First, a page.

Recommended reading: March 11th, 2019

Welcome to another week of Recommended Reading! This week’s typically eclectic mix covers TCK research history, boarding school, medical treatment overseas, and several pieces on grief. And don’t miss the last post I’ve highlighted – on the intersection of art and cultural heritage.

Globally Mobile Children: One Tribe or Many? (part 1)
Globally Grounded
I’m starting this week with an absolutely excellent post from Jane at Globally Grounded, looking at the history of experiences and terminology surrounding TCKs and CCKs. A perfect complement to my current series on intersectionality in CCK identities.
“Ruth recognized, regardless of nationality, sponsor or where they lived, TCKs and their families shared a culture of living outside their home, between nations or in between spaces and never being of the host country. She realized this as a culture, based on the shared experience and not geography, nation, ethnic group, race or nationality. “This was really hard for other sociologists to swallow because for a sociologist, a culture is based in a geography or skin color or something like that,” said Ann. Having identified and named this new tribe, Ruth then recruited a lot of people to do PhD research of TCKs. This was the first real body of research on this culture. It helped identify some of the characteristics that we recognize today.”

Third Culture Kids & Knowing a Place “well enough” to belong
Life Story Therapies
Something that’s already coming up in early interviews for my newest project is how to define concepts like home and belonging, and how important they actually are. As I’ve talked with adult TCKs around the world, we have stumbled on a number of words to help illustrate home – and familiarity is one of them. In this post, Rachel expounds on this idea beautifully.
“…perhaps a place becomes significant also by our sheer familiarity with it. While it’s both tempting and natural to align belonging entirely to emotional attachment, might the experience of belonging not simply be about feelings? Belonging to or having a sense of ownership of a place could also be about “knowing it well enough”. For Tanya French, this meant well enough to set a book in it. What does this line of thought do? For me, it opens up the meaning of belonging to place. Those places previously dismissed as less significant to my story suddenly gain in stature. I realise that what they may lack in terms of intensity of affection or cultural memory, they make up for in familiarity and geographical constancy. I know them. Not just the people and memories and experiences they hold. I know the streets, the tricks of light on the buildings, the weather cycles, the transport system! I know them well enough.”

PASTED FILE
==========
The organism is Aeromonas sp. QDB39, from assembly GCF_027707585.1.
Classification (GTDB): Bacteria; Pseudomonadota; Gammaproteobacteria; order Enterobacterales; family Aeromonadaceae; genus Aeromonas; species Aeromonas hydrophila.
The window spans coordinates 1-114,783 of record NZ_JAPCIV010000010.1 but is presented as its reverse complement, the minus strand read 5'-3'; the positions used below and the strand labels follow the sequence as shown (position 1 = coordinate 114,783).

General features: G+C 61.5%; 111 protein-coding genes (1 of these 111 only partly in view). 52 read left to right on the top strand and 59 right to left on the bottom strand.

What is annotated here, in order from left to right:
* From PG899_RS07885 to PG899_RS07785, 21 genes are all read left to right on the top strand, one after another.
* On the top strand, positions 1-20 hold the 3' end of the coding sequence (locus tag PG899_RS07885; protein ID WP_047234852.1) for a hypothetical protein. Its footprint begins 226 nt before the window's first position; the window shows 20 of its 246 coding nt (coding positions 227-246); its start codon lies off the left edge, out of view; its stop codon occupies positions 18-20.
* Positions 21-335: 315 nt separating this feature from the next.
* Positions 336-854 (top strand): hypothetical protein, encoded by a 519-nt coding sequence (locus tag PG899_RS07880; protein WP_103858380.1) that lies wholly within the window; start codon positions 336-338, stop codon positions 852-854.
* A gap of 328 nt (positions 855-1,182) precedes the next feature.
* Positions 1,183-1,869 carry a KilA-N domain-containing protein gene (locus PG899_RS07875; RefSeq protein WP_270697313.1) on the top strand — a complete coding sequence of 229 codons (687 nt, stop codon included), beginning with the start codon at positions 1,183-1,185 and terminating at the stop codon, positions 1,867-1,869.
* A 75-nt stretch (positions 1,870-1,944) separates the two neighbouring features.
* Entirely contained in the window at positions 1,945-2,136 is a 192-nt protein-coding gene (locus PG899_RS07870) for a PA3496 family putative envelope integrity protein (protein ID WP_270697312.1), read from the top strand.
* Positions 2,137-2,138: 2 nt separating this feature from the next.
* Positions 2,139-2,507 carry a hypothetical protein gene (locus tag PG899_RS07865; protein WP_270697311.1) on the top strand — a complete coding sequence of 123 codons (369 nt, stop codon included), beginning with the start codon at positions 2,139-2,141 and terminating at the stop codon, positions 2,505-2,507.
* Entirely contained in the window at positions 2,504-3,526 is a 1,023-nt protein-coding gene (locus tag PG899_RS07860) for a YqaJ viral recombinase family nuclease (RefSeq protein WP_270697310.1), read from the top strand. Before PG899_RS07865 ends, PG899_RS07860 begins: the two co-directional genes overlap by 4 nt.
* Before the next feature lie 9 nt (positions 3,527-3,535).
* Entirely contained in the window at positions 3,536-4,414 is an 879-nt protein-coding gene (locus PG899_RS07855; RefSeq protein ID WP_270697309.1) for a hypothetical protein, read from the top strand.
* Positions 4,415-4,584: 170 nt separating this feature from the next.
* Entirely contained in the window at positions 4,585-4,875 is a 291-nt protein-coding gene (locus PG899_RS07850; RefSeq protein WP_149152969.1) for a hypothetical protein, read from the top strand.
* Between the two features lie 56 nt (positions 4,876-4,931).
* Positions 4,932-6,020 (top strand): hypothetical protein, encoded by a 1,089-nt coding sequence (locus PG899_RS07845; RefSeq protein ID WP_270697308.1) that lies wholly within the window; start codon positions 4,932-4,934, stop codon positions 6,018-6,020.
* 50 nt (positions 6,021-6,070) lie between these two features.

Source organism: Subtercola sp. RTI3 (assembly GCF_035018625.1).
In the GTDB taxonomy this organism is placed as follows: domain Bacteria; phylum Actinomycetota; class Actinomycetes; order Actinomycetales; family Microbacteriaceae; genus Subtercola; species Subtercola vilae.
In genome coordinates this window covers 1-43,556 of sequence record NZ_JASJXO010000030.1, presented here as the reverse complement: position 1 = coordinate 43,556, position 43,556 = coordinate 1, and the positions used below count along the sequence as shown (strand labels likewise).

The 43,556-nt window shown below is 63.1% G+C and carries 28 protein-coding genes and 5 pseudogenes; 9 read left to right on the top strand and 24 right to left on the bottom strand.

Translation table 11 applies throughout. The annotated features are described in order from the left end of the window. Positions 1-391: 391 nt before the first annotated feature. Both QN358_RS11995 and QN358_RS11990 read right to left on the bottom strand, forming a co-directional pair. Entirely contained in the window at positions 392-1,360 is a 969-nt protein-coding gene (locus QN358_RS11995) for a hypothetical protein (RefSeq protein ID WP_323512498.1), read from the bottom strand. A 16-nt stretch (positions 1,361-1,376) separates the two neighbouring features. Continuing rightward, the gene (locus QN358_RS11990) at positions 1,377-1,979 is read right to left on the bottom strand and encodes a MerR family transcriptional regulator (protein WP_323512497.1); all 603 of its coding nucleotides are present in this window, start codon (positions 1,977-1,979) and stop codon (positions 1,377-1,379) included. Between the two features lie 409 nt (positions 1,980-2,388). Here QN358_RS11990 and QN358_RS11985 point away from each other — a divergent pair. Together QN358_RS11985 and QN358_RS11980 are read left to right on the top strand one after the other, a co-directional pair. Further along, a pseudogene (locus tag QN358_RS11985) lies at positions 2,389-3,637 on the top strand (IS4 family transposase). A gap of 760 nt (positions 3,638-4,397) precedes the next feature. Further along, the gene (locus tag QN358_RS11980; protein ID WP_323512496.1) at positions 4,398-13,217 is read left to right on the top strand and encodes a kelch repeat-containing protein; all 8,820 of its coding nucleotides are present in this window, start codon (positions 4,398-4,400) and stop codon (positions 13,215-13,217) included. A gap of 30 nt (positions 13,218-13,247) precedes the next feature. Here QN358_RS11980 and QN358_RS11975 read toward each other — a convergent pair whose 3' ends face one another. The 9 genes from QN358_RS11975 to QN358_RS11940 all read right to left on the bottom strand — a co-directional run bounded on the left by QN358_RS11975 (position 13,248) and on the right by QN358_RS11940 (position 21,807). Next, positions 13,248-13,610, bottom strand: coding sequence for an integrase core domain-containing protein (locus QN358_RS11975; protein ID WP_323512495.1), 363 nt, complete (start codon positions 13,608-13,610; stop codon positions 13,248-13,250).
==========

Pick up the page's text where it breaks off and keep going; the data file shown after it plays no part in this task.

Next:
Things I Would Not Say To A Boarding School Mom
Every Single Page
I really appreciate this post. In it a missionary mum discusses in detail what it means for their family that her children attend boarding school – how they came to the decision and how it looks for them practically. Parenting is no easy job! No matter where you are, the decisions you make affect your child’s future – and you have no guarantee that it will all work out. I especially appreciate her honesty in wrestling with how her children will potentially feel in the future. Mostly, I appreciate her openness and honesty with the fact that there are no easy answers.
“Being a boarding school mom is not something I talk a lot about online. Honestly, in part because I haven’t quite wrapped my brain around it yet. In part because in the year 2019, who tells other moms that this is the chosen educational route for your kids? What kind of family chooses this as a schooling option? Especially a family who loves homeschooling, unschooling, world schooling and adventuring together? I get asked a lot of questions about boarding school. I get asked how I’m doing, how are the girls doing, how did we make this decision, what impact has it had on our family. I also get comments and thoughts and opinions, said and unsaid, about boarding school, having our girls away from home and our journey raising third culture kids. For us, this decision did not come easy. It wasn’t something we planned for or happily chose. In fact, it was something I said I would NEVER do.”